Pre-engineered steel buildings may at first glance seem like an expensive route to take, but the savings in construction, maintenance or replacement costs can be vast. A steel framed building has greater structural strength than a traditional ‘stick-built’ structure, and various models have been in demand for years as a cost-effective, weather-resistant solution to various building needs.
Many pre-engineered metal buildings can now be purchased in kit form, complete with detailed assembly instructions, plans, and numbered parts This allows a small crew to quickly erect and put the finishing touches on a complete structure in mere weeks instead of taking months to construct a comparable building made from traditional materials.
The uses to which a pre-engineered steel building can be put are many, and varied:
The main advantage pre-engineered buildings have over traditional structures is that they are virtually maintenance free. Steel is rust and corrosion resistant, can be easily painted if desired, and stands up well to wind, snow and even fire. If a steel framed building is erected on the proper footing it can remain standing and in good repair for 20-30 years or even longer without maintenance or painting.
Steel frame buildings have another benefit in that they can be ordered in a variety of sizes and dimensions, making it easy to customize to both the space available and the use for which it is intended. Buildings can be designed to accommodate an existing foundation, if desired, or even erected with a minimal footing in some cases.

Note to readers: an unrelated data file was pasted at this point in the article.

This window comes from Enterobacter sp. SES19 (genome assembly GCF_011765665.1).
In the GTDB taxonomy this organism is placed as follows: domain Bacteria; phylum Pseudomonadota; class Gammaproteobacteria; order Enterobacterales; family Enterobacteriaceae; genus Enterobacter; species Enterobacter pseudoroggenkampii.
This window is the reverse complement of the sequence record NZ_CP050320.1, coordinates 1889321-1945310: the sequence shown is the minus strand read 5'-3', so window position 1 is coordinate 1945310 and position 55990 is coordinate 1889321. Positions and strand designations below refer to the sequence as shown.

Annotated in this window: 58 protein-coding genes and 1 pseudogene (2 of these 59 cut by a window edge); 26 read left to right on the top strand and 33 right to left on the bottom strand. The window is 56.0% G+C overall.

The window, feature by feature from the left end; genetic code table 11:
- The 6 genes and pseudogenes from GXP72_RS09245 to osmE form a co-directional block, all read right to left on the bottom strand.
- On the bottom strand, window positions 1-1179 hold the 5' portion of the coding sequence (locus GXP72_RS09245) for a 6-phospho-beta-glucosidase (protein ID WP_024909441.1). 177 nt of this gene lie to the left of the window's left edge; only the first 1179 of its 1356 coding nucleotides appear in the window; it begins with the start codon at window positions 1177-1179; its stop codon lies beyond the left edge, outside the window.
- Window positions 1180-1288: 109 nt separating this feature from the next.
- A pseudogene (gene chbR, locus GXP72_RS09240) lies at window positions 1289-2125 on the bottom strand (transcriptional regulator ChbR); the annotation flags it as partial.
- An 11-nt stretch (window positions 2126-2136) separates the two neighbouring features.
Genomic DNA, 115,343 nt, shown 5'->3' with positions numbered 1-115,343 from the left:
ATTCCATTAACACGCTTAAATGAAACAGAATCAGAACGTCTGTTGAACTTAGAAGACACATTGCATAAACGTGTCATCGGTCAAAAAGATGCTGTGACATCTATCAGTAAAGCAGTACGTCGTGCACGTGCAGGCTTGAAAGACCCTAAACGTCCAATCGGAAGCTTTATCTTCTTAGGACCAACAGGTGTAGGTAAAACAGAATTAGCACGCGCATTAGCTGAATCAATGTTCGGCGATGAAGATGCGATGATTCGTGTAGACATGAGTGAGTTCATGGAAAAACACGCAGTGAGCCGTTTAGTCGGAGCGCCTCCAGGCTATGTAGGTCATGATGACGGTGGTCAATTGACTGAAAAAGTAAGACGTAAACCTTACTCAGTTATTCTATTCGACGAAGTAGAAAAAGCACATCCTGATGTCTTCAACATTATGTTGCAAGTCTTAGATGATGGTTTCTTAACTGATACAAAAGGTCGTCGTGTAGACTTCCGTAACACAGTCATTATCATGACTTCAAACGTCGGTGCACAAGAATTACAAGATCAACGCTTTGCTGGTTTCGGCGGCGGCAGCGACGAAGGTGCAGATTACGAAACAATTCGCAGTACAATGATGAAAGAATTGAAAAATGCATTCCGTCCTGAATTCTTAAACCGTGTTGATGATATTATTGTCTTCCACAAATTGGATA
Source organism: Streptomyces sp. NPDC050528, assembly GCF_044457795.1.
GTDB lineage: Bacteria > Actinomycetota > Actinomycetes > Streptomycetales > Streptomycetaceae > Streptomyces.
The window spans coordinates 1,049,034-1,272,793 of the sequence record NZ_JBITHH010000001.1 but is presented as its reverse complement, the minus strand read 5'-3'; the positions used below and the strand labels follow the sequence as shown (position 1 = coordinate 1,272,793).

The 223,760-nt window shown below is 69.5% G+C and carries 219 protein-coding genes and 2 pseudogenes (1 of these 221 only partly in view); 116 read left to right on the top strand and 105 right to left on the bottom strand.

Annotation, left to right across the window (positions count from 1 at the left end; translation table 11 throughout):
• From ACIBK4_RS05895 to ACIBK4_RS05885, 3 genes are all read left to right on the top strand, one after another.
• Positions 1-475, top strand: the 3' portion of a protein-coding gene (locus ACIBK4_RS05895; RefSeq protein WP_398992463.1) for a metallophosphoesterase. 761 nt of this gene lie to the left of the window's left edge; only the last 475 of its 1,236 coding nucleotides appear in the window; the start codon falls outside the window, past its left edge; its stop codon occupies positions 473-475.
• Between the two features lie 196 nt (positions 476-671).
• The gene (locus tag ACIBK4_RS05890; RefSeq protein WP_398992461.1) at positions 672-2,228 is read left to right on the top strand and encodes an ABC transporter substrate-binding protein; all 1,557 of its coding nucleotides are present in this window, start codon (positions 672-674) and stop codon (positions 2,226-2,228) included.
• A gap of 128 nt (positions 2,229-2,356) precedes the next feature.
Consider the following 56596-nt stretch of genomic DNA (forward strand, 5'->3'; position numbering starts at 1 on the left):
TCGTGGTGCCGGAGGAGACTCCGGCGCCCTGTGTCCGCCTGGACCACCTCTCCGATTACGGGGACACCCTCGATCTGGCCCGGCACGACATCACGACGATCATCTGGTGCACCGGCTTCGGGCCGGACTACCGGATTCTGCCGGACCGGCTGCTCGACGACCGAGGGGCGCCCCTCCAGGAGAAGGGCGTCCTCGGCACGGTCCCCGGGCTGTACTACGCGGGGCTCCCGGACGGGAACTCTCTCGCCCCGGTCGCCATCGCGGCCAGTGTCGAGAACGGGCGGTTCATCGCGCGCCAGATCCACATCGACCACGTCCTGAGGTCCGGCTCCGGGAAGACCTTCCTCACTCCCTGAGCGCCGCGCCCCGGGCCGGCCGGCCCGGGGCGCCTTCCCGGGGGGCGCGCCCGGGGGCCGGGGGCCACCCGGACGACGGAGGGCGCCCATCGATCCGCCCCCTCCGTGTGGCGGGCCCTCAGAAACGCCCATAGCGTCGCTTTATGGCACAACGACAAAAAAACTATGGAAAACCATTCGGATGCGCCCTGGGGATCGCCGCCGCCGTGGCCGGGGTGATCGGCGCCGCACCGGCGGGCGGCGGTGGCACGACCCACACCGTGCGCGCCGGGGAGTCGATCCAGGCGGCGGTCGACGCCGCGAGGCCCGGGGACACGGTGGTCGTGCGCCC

In instances where flammable items are being stored, steel has a distinct advantage over other materials. A metal framed building can contain flames and prevent them from spreading to adjacent properties, and in many cases remain blackened but otherwise undamaged after a fire.
Pre-engineered buildings are the logical choice when a maintenance free, long lasting, weatherproof structure is required. Many can be purchased in complete kit form, giving buyers the option of constructing their own building instead of paying a construction crew or general contractor. Ventilation, air conditioning/heating and electric wiring can be added later.
Arch style buildings (Quonset huts) can be easily assembled by a team of four in three days or so. Rigid frame steel buildings require more equipment and a higher level of expertise, but are still a manageable project for and experienced group of DIYers. Pole barns are best erected with the help of an experienced professional.
Author: Conrad Mackie